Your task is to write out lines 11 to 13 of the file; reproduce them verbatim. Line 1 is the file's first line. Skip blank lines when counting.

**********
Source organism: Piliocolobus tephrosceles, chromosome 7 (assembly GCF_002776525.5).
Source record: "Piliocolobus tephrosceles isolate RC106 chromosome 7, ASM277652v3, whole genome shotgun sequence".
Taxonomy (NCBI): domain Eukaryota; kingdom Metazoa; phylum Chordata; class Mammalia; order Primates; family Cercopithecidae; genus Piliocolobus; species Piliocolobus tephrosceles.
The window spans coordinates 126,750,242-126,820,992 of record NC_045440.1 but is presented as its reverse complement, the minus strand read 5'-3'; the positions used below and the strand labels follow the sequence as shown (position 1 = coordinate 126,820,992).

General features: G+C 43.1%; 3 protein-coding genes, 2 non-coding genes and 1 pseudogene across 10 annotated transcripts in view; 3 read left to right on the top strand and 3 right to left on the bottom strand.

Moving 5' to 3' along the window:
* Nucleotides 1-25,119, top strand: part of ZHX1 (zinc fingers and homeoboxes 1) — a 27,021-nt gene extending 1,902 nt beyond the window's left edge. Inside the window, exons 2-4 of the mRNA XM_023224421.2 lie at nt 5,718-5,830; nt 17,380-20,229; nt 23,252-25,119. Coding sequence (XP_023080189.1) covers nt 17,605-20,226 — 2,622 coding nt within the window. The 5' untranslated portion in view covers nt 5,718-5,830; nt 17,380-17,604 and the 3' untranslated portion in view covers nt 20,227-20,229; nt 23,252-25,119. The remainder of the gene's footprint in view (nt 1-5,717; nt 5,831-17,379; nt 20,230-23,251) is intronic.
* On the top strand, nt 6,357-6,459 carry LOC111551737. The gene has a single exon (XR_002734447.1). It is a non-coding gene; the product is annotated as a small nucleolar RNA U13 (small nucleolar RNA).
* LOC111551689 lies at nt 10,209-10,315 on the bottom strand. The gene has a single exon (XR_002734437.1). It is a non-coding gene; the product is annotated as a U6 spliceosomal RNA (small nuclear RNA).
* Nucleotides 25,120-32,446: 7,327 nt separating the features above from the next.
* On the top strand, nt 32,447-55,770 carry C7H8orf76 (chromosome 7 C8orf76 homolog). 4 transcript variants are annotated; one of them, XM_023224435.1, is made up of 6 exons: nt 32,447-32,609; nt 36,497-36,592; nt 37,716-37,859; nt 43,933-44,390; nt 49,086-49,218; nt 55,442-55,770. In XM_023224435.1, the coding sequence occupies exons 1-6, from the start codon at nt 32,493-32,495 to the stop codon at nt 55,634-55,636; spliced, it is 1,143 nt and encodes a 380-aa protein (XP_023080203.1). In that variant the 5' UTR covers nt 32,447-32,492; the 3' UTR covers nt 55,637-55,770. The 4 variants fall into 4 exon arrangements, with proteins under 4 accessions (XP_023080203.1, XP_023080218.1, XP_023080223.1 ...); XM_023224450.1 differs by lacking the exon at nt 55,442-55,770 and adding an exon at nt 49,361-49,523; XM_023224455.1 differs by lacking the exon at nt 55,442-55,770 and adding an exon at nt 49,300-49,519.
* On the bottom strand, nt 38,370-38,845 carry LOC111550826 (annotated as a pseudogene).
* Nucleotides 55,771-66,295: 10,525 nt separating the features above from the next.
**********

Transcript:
* On the top strand, nt 32,447-55,770 carry C7H8orf76 (chromosome 7 C8orf76 homolog). 4 transcript variants are annotated; one of them, XM_023224435.1, is made up of 6 exons: nt 32,447-32,609; nt 36,497-36,592; nt 37,716-37,859; nt 43,933-44,390; nt 49,086-49,218; nt 55,442-55,770. In XM_023224435.1, the coding sequence occupies exons 1-6, from the start codon at nt 32,493-32,495 to the stop codon at nt 55,634-55,636; spliced, it is 1,143 nt and encodes a 380-aa protein (XP_023080203.1). In that variant the 5' UTR covers nt 32,447-32,492; the 3' UTR covers nt 55,637-55,770. The 4 variants fall into 4 exon arrangements, with proteins under 4 accessions (XP_023080203.1, XP_023080218.1, XP_023080223.1 ...); XM_023224450.1 differs by lacking the exon at nt 55,442-55,770 and adding an exon at nt 49,361-49,523; XM_023224455.1 differs by lacking the exon at nt 55,442-55,770 and adding an exon at nt 49,300-49,519.
* On the bottom strand, nt 38,370-38,845 carry LOC111550826 (annotated as a pseudogene).
* Nucleotides 55,771-66,295: 10,525 nt separating the features above from the next.